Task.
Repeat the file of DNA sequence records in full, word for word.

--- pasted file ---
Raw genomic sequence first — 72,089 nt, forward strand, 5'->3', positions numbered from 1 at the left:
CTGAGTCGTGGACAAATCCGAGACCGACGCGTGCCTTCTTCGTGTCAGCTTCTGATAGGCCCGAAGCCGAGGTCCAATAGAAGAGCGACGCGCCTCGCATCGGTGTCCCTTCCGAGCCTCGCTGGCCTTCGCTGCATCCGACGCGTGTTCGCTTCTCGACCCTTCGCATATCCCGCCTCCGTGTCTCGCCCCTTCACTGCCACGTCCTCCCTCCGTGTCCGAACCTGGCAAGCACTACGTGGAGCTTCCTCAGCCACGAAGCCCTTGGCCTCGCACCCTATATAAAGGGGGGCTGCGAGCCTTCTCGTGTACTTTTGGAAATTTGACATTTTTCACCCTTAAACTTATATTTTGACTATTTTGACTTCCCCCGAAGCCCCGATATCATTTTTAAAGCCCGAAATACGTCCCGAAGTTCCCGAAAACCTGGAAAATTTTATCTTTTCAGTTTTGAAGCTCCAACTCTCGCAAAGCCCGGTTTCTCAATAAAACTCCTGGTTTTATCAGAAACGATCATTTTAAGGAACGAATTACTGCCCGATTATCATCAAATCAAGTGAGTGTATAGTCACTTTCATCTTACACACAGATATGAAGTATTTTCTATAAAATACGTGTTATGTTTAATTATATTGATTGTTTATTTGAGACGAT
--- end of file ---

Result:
Raw genomic sequence first — 72,089 nt, forward strand, 5'->3', positions numbered from 1 at the left:
CTGAGTCGTGGACAAATCCGAGACCGACGCGTGCCTTCTTCGTGTCAGCTTCTGATAGGCCCGAAGCCGAGGTCCAATAGAAGAGCGACGCGCCTCGCATCGGTGTCCCTTCCGAGCCTCGCTGGCCTTCGCTGCATCCGACGCGTGTTCGCTTCTCGACCCTTCGCATATCCCGCCTCCGTGTCTCGCCCCTTCACTGCCACGTCCTCCCTCCGTGTCCGAACCTGGCAAGCACTACGTGGAGCTTCCTCAGCCACGAAGCCCTTGGCCTCGCACCCTATATAAAGGGGGGCTGCGAGCCTTCTCGTGTACTTTTGGAAATTTGACATTTTTCACCCTTAAACTTATATTTTGACTATTTTGACTTCCCCCGAAGCCCCGATATCATTTTTAAAGCCCGAAATACGTCCCGAAGTTCCCGAAAACCTGGAAAATTTTATCTTTTCAGTTTTGAAGCTCCAACTCTCGCAAAGCCCGGTTTCTCAATAAAACTCCTGGTTTTATCAGAAACGATCATTTTAAGGAACGAATTACTGCCCGATTATCATCAAATCAAGTGAGTGTATAGTCACTTTCATCTTACACACAGATATGAAGTATTTTCTATAAAATACGTGTTATGTTTAATTATATTGATTGTTTATTTGAGACGAT